Advocates of coal power argue that it is among the cheapest sources of energy in the United States and allows for lower-cost power. But a new Harvard study found that whatever money is saved in operation costs is completely negated by the cost coal plants inadvertently pass on to the American public: $345 billion. These hidden expenses are not borne by miners or utilities, but come from the detrimental side affects of coal burning, like health problems in mining communities and pollution around coal plants. The study is the first to look at the entire cost of coal, from extraction to combustion.
Coal plants currently supply about 45 percent of the nation’s electricity, according to the U.S. Department of Energy. In November, data showed that the average price of coal electricity was about 10 cents per kWh. The ancillary costs revealed in Epstein’s study would add about 18 cents to each kWh, making it one of the most expensive forms of energy.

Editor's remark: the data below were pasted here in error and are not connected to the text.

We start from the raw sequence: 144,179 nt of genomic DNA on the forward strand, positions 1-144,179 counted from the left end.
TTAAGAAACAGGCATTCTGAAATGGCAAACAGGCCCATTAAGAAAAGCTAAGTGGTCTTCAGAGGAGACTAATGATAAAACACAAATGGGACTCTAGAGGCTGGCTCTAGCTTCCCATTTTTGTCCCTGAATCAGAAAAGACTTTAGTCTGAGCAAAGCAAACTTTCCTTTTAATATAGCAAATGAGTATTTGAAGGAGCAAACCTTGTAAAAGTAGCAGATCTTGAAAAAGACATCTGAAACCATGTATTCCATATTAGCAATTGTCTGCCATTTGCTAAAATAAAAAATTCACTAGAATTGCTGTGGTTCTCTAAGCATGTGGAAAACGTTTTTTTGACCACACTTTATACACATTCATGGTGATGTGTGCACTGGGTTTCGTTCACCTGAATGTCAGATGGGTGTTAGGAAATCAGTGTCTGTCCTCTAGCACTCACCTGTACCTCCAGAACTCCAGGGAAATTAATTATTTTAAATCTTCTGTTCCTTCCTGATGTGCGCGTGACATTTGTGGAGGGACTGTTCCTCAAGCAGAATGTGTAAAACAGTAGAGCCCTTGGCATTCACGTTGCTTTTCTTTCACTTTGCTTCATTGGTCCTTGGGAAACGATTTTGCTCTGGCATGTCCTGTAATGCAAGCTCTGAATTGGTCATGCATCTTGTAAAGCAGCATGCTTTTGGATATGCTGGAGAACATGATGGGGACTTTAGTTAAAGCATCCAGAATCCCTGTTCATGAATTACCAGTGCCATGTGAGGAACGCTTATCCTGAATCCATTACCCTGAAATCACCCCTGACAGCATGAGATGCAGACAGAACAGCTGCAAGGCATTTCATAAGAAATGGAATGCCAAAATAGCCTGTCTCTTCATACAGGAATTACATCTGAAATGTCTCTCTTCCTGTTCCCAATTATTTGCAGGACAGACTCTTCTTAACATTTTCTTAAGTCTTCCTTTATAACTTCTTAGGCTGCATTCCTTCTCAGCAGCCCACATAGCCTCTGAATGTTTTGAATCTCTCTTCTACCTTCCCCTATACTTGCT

The $345 billion figure was the study’s best estimate of coal-burning costs, but they could possibly be as much as $523 billion. The costs take into account a variety of side effects, including illnesses and elevated rates of cancer in coal towns, environmental damage and lost tourism where mountaintop removal is practiced, and global warming resulting from elevated levels of CO2.
WHY THIS MATTERS
Coal-fired plants inflict significant damage on the environment and people’s health, yet people continue to advocate for coal as an energy source because of its inexpensive operation costs. Epstein’s study shows that the cost of coal is far higher than what we believe. His study can help people better understand the detrimental effects of coal-burning, helping to move us toward more clean energy.